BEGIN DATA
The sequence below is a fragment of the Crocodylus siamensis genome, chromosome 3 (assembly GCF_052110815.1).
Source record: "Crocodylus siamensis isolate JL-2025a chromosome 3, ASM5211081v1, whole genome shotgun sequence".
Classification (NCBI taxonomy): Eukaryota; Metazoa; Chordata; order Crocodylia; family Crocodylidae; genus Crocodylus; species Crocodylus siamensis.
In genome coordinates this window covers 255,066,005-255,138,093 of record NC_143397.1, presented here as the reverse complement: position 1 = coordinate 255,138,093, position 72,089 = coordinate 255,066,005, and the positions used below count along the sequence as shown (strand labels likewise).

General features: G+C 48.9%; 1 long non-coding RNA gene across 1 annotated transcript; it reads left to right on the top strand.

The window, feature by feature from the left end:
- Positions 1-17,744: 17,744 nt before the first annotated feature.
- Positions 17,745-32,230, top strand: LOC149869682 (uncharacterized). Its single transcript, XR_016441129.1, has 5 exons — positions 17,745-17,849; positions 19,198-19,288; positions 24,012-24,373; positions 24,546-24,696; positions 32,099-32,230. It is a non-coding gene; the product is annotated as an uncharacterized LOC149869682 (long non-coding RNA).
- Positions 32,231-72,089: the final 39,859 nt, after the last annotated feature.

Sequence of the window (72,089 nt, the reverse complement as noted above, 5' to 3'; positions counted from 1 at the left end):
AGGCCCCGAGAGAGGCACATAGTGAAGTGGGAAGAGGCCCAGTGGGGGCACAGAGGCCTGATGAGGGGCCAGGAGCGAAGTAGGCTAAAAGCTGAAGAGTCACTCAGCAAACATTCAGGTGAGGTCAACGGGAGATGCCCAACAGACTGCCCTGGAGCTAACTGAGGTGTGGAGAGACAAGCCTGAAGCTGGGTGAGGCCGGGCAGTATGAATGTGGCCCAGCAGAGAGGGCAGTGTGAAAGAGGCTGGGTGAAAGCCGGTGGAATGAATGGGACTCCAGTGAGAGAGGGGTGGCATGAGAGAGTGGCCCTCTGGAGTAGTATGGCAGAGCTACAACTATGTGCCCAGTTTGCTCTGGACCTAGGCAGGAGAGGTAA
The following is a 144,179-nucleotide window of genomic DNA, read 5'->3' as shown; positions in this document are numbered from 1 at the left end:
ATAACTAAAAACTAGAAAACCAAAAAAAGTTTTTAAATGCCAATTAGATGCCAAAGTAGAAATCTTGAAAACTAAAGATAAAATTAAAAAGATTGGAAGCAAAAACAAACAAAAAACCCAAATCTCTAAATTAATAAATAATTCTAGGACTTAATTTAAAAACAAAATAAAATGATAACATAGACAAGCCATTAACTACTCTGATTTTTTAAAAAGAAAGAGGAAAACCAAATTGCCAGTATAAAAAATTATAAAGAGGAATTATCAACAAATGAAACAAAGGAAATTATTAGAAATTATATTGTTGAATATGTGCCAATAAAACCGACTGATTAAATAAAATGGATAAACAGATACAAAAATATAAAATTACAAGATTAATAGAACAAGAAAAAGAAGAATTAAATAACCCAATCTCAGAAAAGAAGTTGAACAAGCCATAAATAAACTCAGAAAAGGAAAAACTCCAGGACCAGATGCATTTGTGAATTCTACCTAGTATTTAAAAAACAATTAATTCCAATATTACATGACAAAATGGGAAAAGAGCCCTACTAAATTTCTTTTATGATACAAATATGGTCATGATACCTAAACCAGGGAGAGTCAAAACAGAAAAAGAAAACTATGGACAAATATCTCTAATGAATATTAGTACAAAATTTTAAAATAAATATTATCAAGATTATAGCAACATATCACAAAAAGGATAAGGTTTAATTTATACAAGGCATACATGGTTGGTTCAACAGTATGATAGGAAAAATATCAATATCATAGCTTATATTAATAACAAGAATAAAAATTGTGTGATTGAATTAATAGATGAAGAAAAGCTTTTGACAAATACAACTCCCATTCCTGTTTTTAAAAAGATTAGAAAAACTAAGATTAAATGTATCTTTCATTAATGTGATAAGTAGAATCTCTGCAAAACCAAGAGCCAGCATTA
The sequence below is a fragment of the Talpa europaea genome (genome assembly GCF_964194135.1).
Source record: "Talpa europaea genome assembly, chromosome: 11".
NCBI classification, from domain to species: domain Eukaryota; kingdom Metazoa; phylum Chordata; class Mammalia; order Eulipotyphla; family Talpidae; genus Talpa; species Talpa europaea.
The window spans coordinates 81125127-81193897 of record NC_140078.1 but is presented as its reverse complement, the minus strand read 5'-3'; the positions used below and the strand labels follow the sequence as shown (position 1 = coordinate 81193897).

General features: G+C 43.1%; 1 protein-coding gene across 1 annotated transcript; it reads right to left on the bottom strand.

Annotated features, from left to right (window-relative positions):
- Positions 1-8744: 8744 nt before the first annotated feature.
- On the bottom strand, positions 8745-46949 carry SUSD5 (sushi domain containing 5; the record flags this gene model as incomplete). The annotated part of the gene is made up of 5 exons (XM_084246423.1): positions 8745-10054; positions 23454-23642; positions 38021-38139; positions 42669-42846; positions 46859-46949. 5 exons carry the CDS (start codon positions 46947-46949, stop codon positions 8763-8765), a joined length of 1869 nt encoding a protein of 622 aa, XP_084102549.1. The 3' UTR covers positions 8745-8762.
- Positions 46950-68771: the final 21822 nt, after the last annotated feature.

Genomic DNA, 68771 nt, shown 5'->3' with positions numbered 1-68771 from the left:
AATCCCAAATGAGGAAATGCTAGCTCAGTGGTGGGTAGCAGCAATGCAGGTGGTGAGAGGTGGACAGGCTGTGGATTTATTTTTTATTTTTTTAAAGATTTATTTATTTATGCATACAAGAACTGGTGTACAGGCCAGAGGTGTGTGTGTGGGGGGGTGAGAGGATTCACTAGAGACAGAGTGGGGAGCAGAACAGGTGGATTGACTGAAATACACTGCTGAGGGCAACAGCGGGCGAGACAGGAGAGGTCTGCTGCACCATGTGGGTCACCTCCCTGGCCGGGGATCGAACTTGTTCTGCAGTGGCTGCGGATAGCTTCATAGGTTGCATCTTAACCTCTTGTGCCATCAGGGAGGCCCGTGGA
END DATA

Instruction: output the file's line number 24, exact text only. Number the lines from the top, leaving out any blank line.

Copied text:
AATCCCAAATGAGGAAATGCTAGCTCAGTGGTGGGTAGCAGCAATGCAGGTGGTGAGAGGTGGACAGGCTGTGGATTTATTTTTTATTTTTTTAAAGATTTATTTATTTATGCATACAAGAACTGGTGTACAGGCCAGAGGTGTGTGTGTGGGGGGGTGAGAGGATTCACTAGAGACAGAGTGGGGAGCAGAACAGGTGGATTGACTGAAATACACTGCTGAGGGCAACAGCGGGCGAGACAGGAGAGGTCTGCTGCACCATGTGGGTCACCTCCCTGGCCGGGGATCGAACTTGTTCTGCAGTGGCTGCGGATAGCTTCATAGGTTGCATCTTAACCTCTTGTGCCATCAGGGAGGCCCGTGGA